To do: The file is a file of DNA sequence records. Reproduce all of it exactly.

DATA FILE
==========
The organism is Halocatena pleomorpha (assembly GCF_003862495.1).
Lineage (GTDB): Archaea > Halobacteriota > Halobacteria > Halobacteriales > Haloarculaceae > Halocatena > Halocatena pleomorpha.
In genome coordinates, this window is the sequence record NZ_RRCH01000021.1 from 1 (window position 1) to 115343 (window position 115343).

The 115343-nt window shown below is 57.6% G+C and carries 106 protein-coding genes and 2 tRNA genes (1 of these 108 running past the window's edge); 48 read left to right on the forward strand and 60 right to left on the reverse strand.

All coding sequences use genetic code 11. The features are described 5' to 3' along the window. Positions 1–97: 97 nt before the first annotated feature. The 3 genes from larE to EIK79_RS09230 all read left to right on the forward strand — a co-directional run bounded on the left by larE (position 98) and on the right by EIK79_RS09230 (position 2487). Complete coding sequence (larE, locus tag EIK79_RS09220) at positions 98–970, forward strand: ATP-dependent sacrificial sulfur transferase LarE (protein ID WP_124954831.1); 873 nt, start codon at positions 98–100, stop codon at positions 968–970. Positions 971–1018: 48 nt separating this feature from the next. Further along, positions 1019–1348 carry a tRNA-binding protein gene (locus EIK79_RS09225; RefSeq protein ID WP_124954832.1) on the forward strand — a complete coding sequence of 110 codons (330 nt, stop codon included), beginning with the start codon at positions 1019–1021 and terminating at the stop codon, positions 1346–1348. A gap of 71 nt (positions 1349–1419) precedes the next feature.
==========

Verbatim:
The organism is Halocatena pleomorpha (assembly GCF_003862495.1).
Lineage (GTDB): Archaea > Halobacteriota > Halobacteria > Halobacteriales > Haloarculaceae > Halocatena > Halocatena pleomorpha.
In genome coordinates, this window is the sequence record NZ_RRCH01000021.1 from 1 (window position 1) to 115343 (window position 115343).

The 115343-nt window shown below is 57.6% G+C and carries 106 protein-coding genes and 2 tRNA genes (1 of these 108 running past the window's edge); 48 read left to right on the forward strand and 60 right to left on the reverse strand.

All coding sequences use genetic code 11. The features are described 5' to 3' along the window. Positions 1–97: 97 nt before the first annotated feature. The 3 genes from larE to EIK79_RS09230 all read left to right on the forward strand — a co-directional run bounded on the left by larE (position 98) and on the right by EIK79_RS09230 (position 2487). Complete coding sequence (larE, locus tag EIK79_RS09220) at positions 98–970, forward strand: ATP-dependent sacrificial sulfur transferase LarE (protein ID WP_124954831.1); 873 nt, start codon at positions 98–100, stop codon at positions 968–970. Positions 971–1018: 48 nt separating this feature from the next. Further along, positions 1019–1348 carry a tRNA-binding protein gene (locus EIK79_RS09225; RefSeq protein ID WP_124954832.1) on the forward strand — a complete coding sequence of 110 codons (330 nt, stop codon included), beginning with the start codon at positions 1019–1021 and terminating at the stop codon, positions 1346–1348. A gap of 71 nt (positions 1349–1419) precedes the next feature.